4

How can I override or “fake” a synctex position?

Let's say we have a file foo.tex, where we define a command:

%% foo.tex
\newcommand{\foo}{Very much content here}

and a file bar.tex, where the command is used:

%% bar.tex
\foo

In this case synctex would jump to bar.tex, but I want it to jump to foo.tex.

Is there any possibility to create a command \setSynctexPosition that means something like “synctex, please synchronize me with the file foo.tex”, like this:

%% foo.tex
\newcommand{\foo}{%
  \setSynctexPosition{foo.tex}{line 3}%
  Very much content here%
}

Can this be done at all, for example by appending some text to the .synctex file with, e.g., \immediate\write18{echo '<some synctex commands>' >> \jobname.synctex}?

  • Background: While some people even want synctex to be accurate on word level, in my case it is not even accurate on file level, because I am using a package which stores content in an auxiliary file and outputs it much later. This way, synctex synchronizes with the auxiliary file (which is also barely readable) and not with the actual content. – Scz Mar 19 '15 at 9:16
  • SyncTeX works independently of TeX's \write streams and, as far as I know, there is no way for interacting with it from the user's level, because it works at the level where lists are transformed into boxes. – egreg Mar 19 '15 at 10:47
  • Can I enter this level somehow (without recompiling latex)? – Scz Mar 19 '15 at 11:49
  • I don't think so. – egreg Mar 19 '15 at 11:50
2

The design itself of SyncTeX makes what you're asking impossible: it hooks at the level where lists are transformed into boxes and where boxes are shipped out for output, with no influence whatsoever on the workings of TeX. In particular, its output file cannot be modified by \write, because it doesn't correspond to any TeX output streams.

You can read Jerôme Laurens paper on TUGboat describing the system and better explaining how it works than I can do here.

What you want might be possible with pdfsync that uses a different model, that is, inserting whatsits in the lists TeX is making. However, this package is obsolete and has many problems that make it moderately useful only during drafting of a document, not for the final typesetting, because the whatsits influence, often very badly, box alignment and production.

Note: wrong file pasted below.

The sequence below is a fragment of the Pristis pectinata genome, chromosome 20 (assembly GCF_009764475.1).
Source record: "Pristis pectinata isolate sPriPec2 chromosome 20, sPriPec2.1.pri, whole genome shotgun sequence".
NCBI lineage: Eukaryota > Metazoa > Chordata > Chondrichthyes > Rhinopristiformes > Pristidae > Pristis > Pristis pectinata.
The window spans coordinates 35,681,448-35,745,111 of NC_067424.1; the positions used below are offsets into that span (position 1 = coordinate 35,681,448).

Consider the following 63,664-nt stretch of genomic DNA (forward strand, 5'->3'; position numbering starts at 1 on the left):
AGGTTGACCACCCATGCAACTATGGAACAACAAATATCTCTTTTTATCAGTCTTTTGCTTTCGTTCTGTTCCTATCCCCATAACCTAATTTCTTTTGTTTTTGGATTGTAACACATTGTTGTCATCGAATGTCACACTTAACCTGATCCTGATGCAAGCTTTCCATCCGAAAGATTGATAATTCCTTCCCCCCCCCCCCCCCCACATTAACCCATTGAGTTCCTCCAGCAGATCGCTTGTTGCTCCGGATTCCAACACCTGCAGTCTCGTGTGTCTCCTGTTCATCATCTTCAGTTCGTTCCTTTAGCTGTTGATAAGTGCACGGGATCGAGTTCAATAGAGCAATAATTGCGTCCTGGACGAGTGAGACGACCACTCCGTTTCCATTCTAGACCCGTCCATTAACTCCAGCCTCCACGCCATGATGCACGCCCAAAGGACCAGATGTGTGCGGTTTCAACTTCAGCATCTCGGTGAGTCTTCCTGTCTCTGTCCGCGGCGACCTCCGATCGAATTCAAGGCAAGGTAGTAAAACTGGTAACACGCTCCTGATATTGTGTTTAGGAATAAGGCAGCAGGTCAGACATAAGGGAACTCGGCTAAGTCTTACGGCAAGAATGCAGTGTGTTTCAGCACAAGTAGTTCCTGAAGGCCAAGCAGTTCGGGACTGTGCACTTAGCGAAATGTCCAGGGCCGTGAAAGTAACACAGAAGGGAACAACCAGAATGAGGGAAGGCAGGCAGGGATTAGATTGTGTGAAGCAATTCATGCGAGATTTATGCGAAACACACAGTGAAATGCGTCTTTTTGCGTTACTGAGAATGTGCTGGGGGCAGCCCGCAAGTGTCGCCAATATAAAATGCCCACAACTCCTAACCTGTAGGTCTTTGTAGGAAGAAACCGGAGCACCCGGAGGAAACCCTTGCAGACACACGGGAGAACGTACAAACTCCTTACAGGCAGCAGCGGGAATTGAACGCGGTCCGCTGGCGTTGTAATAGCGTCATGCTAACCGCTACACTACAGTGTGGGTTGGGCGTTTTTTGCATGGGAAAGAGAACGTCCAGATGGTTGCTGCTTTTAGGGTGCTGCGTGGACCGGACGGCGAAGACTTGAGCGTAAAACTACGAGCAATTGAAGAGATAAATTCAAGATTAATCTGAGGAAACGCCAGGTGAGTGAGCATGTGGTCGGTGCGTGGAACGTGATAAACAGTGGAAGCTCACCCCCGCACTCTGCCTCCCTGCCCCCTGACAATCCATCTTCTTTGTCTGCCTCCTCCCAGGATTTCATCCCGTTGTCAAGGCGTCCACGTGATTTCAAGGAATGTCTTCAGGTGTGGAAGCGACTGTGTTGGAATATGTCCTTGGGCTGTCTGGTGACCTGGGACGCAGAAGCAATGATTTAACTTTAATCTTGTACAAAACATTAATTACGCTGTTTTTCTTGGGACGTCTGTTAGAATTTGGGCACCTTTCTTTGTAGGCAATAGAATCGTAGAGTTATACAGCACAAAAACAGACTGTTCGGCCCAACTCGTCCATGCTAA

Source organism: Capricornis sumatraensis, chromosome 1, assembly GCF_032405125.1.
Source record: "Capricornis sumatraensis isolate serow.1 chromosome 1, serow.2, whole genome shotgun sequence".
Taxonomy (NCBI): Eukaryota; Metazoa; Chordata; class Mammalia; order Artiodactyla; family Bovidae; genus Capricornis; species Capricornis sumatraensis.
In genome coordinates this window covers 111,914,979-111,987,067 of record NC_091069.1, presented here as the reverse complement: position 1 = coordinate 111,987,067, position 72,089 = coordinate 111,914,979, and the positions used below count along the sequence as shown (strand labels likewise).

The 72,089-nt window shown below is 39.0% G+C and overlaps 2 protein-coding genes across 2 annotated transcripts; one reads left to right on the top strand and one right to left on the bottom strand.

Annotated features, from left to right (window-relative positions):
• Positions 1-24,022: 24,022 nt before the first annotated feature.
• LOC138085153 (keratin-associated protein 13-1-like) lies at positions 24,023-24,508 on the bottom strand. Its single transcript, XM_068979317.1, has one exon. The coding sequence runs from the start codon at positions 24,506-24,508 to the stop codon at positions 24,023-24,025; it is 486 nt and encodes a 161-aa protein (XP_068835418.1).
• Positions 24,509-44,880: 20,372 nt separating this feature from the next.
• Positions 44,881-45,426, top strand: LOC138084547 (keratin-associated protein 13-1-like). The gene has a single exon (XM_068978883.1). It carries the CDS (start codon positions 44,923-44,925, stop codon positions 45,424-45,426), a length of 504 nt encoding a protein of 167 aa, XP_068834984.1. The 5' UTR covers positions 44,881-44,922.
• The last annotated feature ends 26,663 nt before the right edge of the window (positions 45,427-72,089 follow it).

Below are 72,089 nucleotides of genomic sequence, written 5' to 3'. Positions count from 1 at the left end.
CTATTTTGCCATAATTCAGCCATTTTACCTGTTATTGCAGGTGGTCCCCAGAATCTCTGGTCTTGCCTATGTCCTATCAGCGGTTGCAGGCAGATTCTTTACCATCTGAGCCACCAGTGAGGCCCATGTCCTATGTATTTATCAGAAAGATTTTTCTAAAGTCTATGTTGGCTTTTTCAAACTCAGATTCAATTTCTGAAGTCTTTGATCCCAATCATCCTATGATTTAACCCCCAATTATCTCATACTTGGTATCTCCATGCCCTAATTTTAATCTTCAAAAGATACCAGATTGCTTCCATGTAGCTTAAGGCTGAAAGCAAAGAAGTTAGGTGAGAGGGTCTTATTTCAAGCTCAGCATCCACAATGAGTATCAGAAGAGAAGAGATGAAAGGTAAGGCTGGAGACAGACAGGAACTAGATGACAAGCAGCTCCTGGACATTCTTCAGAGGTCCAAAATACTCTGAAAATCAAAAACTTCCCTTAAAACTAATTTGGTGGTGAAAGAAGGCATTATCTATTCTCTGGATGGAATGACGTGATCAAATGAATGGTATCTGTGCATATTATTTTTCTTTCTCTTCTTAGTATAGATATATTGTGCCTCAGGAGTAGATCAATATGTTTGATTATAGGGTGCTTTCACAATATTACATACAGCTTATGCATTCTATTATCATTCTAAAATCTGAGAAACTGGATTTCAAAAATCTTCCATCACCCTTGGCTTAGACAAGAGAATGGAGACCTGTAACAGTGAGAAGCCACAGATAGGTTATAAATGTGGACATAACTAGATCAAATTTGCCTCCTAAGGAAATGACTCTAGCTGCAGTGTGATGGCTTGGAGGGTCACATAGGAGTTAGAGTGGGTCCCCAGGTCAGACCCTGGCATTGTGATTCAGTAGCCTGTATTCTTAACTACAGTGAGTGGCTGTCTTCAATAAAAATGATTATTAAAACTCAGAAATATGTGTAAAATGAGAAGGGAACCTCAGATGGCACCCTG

• Actually, if you think outside the box, it's not impossible ☺ → see my answer – Scz Mar 22 '18 at 13:53
1

Finally, I found a solution, which is surprisingly easy!

For the sake of completeness:

%% bar.tex
\documentclass{article}
\input{foo}
\begin{document}
    \foo
\end{document}

And the solution:

%% foo.tex
\ifdefined\fakesynctexhelper\fakesynctexhelper\fi%% Does nothing at the beginning, helps later

\newcommand{\foo}{%
    {%% group, so that if will not be defined later anymore
        \def\fakesynctexhelper{%
            Very much content here%% The actual desired content of \foo
            %
            \endinput%% Stop processing the file again
        }%
        \input{foo}%% input this file, so that the synctex information is updated.
    }%
}

At the beginning of foo.tex, a helper command is run if it's defined. In the command \foo we define the helper command to do what \foo should do and call the file foo.tex, where this command is expanded at the beginning, so that synctex knows/thinks that foo.tex is processed. Additionally, the helper command is set up to stop further processing of the file foo.tex, so that it's original content is not processed again.

Your Answer

By clicking “Post Your Answer”, you agree to our terms of service, privacy policy and cookie policy

Not the answer you're looking for? Browse other questions tagged or ask your own question.